leadership

Women earning more as CEOs than men in America

Australia's high paid CEOs still a boys club as female CEOs in the US earn more than male, study shows.

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I had to read the line twice but it seems that women are being paid slightly more to be CEOs than men in America, according to the latest data from Morningstar.

In a report titled, The Gender Gap in the C-Suite, released this week Morningstar reveals that based on 2019 research, chief executive (CEO) women earned 103 cents for every dollar earned by men as CEOs at the median.

By comparison, of the top 20 highest paid Australian chief executives of ASX 200 listed companies, there was not one woman, according to an ACSI 2020 report. So it’s safe to assume that female CEOs in the top listed space at least do not out earn males on average.

The reasons given for the disparity in the US research included that it may be due to a net increase in female CEOs over the study period from 89 to 132—a 48% increase—combined with the common practice of awarding substantial CEO signing bonuses, also called “golden hellos.”

“In other words, the proportion of female CEOs receiving a signing bonus in any one year of the study is likely higher than the proportion of male CEOs receiving this bonus, thereby driving female CEO median pay higher than it would be if the proportion of newly hired female CEOs was more similar to that of male CEOs,” explains Morningstar.

Despite the finding, given there are significantly more male CEOs than female, overall there would have been many more men than women receiving these so-called “golden hellos” during the study period.

Whilst there is some good news in this Morningstar report, it also highlights how corporate America could be doing a lot more compared to other countries when it comes to tackling the gender gap in executive leadership.

In Australia, the Workplace Gender Equality Act has required gender pay reporting since 2012. Median gender pay gap reporting was mandated in the United Kingdom in 2017. However, under SEC rules, U.S. corporations are not required to publicly disclose workplace diversity metrics or diversity-based pay breakdowns.

One of the key findings of the report was that better or even mandatory disclosure of workforce diversity and gender and racial pay equity would help both companies and their investors in the US. Such action would also go a significant way to changing corporate behaviour more broadly.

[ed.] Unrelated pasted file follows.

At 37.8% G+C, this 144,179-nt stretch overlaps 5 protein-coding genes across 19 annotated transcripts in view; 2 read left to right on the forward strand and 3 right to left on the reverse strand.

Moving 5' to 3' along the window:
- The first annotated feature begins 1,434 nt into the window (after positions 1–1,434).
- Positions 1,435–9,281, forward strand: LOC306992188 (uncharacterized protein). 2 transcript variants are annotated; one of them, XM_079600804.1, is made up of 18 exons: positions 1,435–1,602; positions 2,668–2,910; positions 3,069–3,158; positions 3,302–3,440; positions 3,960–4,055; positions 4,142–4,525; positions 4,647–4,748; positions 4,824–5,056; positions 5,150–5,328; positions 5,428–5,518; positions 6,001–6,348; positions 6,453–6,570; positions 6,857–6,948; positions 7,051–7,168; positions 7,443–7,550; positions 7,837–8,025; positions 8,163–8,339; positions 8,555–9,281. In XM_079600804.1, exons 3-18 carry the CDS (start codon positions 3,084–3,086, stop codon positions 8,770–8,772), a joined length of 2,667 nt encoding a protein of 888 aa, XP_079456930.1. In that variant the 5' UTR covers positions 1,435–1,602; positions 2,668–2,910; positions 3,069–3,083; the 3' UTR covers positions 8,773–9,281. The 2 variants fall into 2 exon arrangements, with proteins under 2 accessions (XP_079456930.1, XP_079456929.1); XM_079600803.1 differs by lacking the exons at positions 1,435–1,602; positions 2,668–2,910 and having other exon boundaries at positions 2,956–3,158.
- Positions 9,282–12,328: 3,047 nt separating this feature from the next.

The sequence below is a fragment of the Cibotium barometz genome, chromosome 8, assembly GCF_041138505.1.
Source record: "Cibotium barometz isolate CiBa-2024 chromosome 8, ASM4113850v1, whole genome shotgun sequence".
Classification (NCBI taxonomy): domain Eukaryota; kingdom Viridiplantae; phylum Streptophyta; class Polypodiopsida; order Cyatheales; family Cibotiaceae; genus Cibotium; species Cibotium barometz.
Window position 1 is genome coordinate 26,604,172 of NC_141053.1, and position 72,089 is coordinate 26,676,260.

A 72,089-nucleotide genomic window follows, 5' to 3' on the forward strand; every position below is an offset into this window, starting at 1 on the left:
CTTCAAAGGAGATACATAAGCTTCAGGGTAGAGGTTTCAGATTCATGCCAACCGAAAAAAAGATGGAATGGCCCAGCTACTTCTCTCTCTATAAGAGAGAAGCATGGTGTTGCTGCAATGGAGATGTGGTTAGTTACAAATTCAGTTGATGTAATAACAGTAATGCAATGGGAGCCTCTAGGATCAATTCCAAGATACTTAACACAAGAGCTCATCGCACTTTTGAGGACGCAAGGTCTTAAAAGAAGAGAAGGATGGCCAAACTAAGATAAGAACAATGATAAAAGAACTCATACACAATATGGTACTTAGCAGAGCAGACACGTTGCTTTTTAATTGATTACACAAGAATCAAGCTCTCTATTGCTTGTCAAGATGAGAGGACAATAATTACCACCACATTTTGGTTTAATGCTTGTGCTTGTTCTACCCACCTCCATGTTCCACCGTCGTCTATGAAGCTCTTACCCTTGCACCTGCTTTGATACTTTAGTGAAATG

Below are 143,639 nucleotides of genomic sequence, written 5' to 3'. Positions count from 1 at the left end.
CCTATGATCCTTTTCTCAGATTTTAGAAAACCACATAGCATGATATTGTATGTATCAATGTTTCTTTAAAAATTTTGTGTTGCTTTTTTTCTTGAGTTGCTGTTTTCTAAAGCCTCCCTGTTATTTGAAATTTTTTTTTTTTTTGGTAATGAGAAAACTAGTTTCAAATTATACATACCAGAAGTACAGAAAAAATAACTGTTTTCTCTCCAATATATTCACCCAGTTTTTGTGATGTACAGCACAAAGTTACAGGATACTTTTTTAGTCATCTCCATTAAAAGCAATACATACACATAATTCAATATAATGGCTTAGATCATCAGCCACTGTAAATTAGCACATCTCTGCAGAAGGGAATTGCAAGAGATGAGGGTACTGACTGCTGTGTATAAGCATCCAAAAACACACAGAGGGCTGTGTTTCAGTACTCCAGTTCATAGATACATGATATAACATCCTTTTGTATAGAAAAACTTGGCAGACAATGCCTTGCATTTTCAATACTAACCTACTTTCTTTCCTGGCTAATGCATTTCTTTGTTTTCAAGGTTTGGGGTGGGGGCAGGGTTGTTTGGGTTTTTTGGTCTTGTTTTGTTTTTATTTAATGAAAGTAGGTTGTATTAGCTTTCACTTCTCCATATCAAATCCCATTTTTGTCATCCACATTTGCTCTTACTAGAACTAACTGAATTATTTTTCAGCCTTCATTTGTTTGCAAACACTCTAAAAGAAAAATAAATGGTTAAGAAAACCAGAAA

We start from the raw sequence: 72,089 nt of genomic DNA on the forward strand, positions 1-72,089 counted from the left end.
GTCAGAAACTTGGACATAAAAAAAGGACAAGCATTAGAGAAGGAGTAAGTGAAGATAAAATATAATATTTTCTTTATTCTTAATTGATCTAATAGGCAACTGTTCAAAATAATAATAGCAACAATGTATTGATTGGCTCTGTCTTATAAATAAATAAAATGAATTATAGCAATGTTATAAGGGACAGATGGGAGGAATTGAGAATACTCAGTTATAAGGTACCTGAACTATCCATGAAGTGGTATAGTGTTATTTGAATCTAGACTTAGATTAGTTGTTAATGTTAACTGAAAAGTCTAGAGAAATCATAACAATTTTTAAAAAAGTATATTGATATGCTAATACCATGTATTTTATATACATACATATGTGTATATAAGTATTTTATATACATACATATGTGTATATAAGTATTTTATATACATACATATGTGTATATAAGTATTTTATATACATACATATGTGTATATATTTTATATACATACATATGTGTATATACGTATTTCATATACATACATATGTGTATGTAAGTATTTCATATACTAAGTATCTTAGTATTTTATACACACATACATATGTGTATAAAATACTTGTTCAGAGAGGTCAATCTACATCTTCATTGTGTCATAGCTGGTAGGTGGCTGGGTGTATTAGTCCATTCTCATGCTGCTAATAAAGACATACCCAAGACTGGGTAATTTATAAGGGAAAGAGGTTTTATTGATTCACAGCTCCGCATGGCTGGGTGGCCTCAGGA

When the study looked at only non-CEO NEOs—which removes a much larger proportion of males from the calculation than it does females and also removes most of the largest pay packages—it reveals that median female non-CEO NEO pay slipped to be that of 91.5% that of male non-CEO NEO counterparts in 2019 and that women made up almost 14% of all non-CEO NEO roles, up from 11% in 2015.

Among the key findings of the report include:

  • In the highest ranks of corporate America, men outnumbered women by more than 7 to 1 in 2019. For CEOs, this figure rises to nearly 17.
  • More than half of companies studied did not have a single female named executive officer.
  • In 2019, the highest paid senior executive women earned 84.6 cents for every dollar earned by their male counterparts—reflecting a differential that has narrowed only slightly since 2015 when it stood at 81.5 cents.
  • The median pay of female non-CEO NEOs stands at 91.5% of that earned by male non-CEO NEOs.
  • Interestingly, the few women who reach the highest earning rank, that of CEO, have earned a slim premium over their male counterparts since 2017. In 2019, female CEOs earned 103 cents for every dollar earned by male CEOs.
  • Consistent with other research on this issue, a breakdown of gender differences and pay practices across senior executive roles suggests that at least part of the gender gap can be traced to the route by which women are promoted into the top corporate ranks.

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